Cesar Chavez was a Mexican-American hero for many, who was born March 13, 1927 in Yuma, Arizona. He was a man who believed in helping the Latino community living in the United States and fought very hard for their rights. He was a leader who gave everything he had to the cause and inspired many people who had little hope with his words, “¡Sí se puede! Yes, you can!”
From a very young age he worked in the fields picking fruit with his family. He understood the working conditions of a migrant farmworker and sympathized with how little they were paid. He did not like school very much as a child, mainly because he did not know English and attended schools that only catered to English speakers. After only getting a formal education up until the eighth grade, he decided to become a migrant farmworker in order to help his mother after his father died.
At an early age he saw the injustices that existed for the Latino population and wished to change it in any way he could. After having experienced discrimination in the navy, he decided to make a change. He became an organizer for a community service organization and soon was inspired to work and fight for the rights of Latinos working in the fields. He organized workers strikes in order to try and get better wages and improve working conditions for the farmworkers in the United States. He believed in the importance of two things: standing up for what you believe in and helping others who are in need.
In order to better organize farm workers, he created what is now called the United Farm Workers of America with his longtime friend, Dolores Huerta. This union, the biggest and most important for farmworkers in the United States, was to gather workers in the fields to discuss and address issues that directly affected them. This group organized boycotts, protests and fasts (giving up food for a period of time) to try and get their voices heard. César Chávez was greatly inspired by Gandhi and Martin Luther King, two figures that believed in the power of speech rather than violence. The boycotts and protests served as a way for a large group of farmworkers to stop all working activity to then demand better working conditions and higher wages from the companies they worked for. The fasts served as a way to show that he did not support supermarkets or companies that sold produce that used harmful chemicals, known as pesticides, that were harmful to farmworkers when they picked them. In this way, he was not only raising awareness but demonstrating his passion and will for the unjust conditions there farmworkers faced.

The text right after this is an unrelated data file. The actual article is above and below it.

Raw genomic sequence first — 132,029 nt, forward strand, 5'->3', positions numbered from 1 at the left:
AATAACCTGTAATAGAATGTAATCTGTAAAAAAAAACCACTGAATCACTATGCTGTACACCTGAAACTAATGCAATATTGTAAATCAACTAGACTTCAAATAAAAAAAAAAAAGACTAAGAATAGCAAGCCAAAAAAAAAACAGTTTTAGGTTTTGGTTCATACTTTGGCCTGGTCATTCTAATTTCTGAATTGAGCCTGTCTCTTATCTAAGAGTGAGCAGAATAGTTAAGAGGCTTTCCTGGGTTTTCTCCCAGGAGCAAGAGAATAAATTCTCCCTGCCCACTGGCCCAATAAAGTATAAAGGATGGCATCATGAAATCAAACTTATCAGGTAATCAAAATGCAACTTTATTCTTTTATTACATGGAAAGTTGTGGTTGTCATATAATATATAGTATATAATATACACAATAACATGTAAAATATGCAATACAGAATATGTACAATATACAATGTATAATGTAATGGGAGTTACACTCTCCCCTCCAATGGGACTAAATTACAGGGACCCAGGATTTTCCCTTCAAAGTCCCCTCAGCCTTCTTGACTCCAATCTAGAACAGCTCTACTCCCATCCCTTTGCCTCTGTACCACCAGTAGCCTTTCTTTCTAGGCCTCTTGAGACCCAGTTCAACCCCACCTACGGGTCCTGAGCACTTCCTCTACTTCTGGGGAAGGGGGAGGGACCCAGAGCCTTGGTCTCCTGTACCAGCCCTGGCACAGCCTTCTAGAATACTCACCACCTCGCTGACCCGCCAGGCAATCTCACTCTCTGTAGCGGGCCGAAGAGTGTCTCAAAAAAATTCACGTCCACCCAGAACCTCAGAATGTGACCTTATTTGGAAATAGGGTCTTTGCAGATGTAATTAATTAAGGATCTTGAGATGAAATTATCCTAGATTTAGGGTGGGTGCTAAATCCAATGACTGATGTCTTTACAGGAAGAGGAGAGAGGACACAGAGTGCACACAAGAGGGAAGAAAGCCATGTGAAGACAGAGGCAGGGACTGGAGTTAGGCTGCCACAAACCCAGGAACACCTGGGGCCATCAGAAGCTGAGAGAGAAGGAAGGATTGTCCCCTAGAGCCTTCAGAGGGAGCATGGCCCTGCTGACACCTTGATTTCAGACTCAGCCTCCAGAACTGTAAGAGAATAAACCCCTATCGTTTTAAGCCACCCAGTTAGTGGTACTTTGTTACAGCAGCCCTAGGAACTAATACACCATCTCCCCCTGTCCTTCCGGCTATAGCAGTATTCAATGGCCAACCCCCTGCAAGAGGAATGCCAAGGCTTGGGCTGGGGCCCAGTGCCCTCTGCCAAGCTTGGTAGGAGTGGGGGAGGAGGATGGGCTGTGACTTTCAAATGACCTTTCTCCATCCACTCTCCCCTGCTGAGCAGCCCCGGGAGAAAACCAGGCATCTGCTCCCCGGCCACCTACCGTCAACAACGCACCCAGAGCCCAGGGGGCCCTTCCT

In addition to the founding of the United Farmworkers of America, César Chávez was one of the leading figures in the Chicano movement in the United States in the 1960’s. This movement wished to address the issues and hardships of the Latino population living in the United States and ultimately sought more representation in politics, schools and within the community. He was very successful in making the lives of farmworkers more secure as well as empowering many Latino families struggling in the United States.
A hero and role model for Latinos, he was a man who used his knowledge, skills and time to improve the lives of his people. He died April 23, 1993 peacefully in his sleep and will forever be remembered as a man who dedicated his entire life to actively helping others who were less fortunate than him. His memory and legacy will live on in the United States because of his demand for change and his aim for advancement for Latinos.